---------------------------- 2011 Platform Presentation Winner --------------------------
 Germline BRCA1 Mutation Positive Ovarian Cancer Exhibits a Distinctive Highly Specific Phenotype.
Mika Fujiwara, Anna Felberg, Alice S Whittemore, Valerie M McGuire, Teri A Longacre. Stanford University School of Medicine, CA
Background: Patients with BRCA1 germline mutation are at increased risk of developing both breast and ovarian cancer. BRCA1 breast cancer is associated with specific tumor morphology, but, other than high grade serous histology, specific histologic features of the ovarian tumors in these patients have not been described. We investigated whether BRCA1 ovarian cancer demonstrate characteristic histologic findings that are predictive of BRCA1 status.
Design: We reviewed the pathologic features of 326 ovarian cancers with known germline BRCA1 mutational status from a population-based ovarian cancer registry. Tumors were evaluated independent of BRCA mutational analysis and classified into 2 categories: “Not compatible with BRCA1” and “Compatible with BRCA1” on the basis of the following criteria: serous/undifferentiated vs. other histology; marked vs. minimal to moderate atypia; abundant mitotic figures vs. few or scattered mitoses; giant, bizarre nuclei vs. monomorphic nuclei; and prominent intraepithelial lymphocytes vs. few or no lymphocytes. Tumors that showed only 2 of these features were separately classified as “Possibly compatible with BRCA1.” Tumors that demonstrated “Compatible with BRCA1” histology were additionally investigated for presence/absence of a dominant mass, fallopian tube mucosal involvement, and uterine cornu involvement. Results were correlated with germline BRCA1 status.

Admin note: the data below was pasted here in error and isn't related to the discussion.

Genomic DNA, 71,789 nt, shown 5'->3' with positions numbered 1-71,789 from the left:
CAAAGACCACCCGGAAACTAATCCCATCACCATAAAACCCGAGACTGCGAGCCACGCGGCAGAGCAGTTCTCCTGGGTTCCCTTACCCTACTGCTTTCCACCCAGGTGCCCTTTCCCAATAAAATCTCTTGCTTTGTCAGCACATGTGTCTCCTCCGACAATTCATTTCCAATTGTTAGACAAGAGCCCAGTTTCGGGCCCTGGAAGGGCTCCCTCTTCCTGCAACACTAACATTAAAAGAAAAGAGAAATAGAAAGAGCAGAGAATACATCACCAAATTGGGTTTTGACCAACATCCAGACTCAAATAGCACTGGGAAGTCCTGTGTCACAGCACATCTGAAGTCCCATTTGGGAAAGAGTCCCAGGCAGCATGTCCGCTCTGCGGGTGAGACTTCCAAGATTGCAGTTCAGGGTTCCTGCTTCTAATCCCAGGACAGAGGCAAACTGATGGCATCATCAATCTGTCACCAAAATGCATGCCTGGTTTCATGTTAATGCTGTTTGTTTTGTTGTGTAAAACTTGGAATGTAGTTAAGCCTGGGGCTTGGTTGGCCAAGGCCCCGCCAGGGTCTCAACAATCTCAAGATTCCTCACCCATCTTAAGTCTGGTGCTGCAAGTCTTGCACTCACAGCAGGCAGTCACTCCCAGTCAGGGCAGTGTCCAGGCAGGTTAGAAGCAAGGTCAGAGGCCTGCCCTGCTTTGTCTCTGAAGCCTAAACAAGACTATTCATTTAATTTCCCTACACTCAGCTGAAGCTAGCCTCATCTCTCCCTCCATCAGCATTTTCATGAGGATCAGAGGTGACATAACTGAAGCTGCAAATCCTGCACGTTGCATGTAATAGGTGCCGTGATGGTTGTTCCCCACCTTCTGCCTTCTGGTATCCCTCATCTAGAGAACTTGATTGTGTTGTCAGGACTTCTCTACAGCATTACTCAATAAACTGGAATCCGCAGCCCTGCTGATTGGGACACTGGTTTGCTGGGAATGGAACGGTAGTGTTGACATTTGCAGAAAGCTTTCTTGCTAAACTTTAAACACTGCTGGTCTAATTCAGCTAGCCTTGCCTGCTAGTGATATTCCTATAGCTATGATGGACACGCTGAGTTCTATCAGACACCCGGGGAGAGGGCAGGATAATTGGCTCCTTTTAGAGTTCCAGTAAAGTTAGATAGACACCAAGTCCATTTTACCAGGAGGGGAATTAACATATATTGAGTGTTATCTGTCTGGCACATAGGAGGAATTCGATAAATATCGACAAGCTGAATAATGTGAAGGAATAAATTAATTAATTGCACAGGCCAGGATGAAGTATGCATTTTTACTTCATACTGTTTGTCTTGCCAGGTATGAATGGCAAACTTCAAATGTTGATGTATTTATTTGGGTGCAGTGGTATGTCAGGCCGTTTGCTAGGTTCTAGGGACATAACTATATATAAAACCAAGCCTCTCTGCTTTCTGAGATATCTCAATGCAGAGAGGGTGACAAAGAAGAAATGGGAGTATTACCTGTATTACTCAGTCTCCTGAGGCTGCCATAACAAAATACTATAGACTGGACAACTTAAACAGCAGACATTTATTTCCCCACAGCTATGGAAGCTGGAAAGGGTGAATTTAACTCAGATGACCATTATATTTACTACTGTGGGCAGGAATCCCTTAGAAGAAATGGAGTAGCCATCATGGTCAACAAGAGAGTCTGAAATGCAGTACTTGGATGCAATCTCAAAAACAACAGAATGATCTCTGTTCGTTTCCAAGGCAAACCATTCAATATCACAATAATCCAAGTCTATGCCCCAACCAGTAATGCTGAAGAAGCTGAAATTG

Results: 326 ovarian tumors (28/326 [8.6%] BRCA1 positive and 298/326 [91.4%] BRCA1 negative) were reviewed and classified as follows: 240/326 (73.6%) “Not compatible”, 44/326 (13.5%) “Possibly compatible”; and 42/326(12.9%) “Compatible.” Germline BRCA1 mutations were present in 3.8% “Not compatible” and 26.2% “Compatible.” The sensitivity and specificity of “Compatible” morphology were 55.0% and 88.2%, respectively; while the sensitivity and specificity of combined “Compatible” and “Possibly compatible” morphology were 67.9% and 77.5%, respectively. The presence/absence of a dominant mass, fallopian tube mucosal involvement, and uterine cornu involvement did not predict BRCA1 status.
Conclusions: A combination of serous/undifferentiated histology, marked nuclear atypia, high mitotic index, giant, bizarre nuclei and prominent intraepithelial lymphocytes appears to be highly specific for germline BRCA1 mutation positive ovarian cancer (negative predictive value >95%) in this catchment area. Ovarian tumor specific histology may help identify women for BRCA1 mutational analysis in the appropriate clinical setting.
Category: Gynecologic & Obstetrics
Monday, February 28, 2011 11:00 AM
Platform Session: Section D, Monday Morning, United States and Canadian Academy of Pathology